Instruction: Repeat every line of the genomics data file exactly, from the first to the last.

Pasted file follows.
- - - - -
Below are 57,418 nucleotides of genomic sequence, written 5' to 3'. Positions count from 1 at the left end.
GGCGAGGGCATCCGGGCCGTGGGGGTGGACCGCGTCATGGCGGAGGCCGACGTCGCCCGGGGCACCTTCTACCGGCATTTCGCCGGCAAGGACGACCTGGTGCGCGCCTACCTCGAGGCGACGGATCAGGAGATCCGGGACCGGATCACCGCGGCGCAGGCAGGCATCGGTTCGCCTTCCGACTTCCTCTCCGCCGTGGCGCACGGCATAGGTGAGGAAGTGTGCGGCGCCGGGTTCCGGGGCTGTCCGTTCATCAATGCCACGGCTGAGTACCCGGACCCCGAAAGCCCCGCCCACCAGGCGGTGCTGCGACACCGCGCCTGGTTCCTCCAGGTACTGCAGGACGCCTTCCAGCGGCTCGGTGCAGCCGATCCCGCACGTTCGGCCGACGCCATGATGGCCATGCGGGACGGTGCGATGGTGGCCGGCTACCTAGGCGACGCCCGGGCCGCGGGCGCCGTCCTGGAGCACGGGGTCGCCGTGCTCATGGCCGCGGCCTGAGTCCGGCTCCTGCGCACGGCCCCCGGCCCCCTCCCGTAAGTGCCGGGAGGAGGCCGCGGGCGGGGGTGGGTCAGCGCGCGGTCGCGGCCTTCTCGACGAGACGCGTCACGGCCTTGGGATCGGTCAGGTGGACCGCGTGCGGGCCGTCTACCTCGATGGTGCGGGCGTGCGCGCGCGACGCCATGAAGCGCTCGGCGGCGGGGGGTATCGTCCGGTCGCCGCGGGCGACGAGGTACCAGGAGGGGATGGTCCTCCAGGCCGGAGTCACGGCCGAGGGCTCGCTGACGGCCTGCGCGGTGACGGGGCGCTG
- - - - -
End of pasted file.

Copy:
Below are 57,418 nucleotides of genomic sequence, written 5' to 3'. Positions count from 1 at the left end.
GGCGAGGGCATCCGGGCCGTGGGGGTGGACCGCGTCATGGCGGAGGCCGACGTCGCCCGGGGCACCTTCTACCGGCATTTCGCCGGCAAGGACGACCTGGTGCGCGCCTACCTCGAGGCGACGGATCAGGAGATCCGGGACCGGATCACCGCGGCGCAGGCAGGCATCGGTTCGCCTTCCGACTTCCTCTCCGCCGTGGCGCACGGCATAGGTGAGGAAGTGTGCGGCGCCGGGTTCCGGGGCTGTCCGTTCATCAATGCCACGGCTGAGTACCCGGACCCCGAAAGCCCCGCCCACCAGGCGGTGCTGCGACACCGCGCCTGGTTCCTCCAGGTACTGCAGGACGCCTTCCAGCGGCTCGGTGCAGCCGATCCCGCACGTTCGGCCGACGCCATGATGGCCATGCGGGACGGTGCGATGGTGGCCGGCTACCTAGGCGACGCCCGGGCCGCGGGCGCCGTCCTGGAGCACGGGGTCGCCGTGCTCATGGCCGCGGCCTGAGTCCGGCTCCTGCGCACGGCCCCCGGCCCCCTCCCGTAAGTGCCGGGAGGAGGCCGCGGGCGGGGGTGGGTCAGCGCGCGGTCGCGGCCTTCTCGACGAGACGCGTCACGGCCTTGGGATCGGTCAGGTGGACCGCGTGCGGGCCGTCTACCTCGATGGTGCGGGCGTGCGCGCGCGACGCCATGAAGCGCTCGGCGGCGGGGGGTATCGTCCGGTCGCCGCGGGCGACGAGGTACCAGGAGGGGATGGTCCTCCAGGCCGGAGTCACGGCCGAGGGCTCGCTGACGGCCTGCGCGGTGACGGGGCGCTG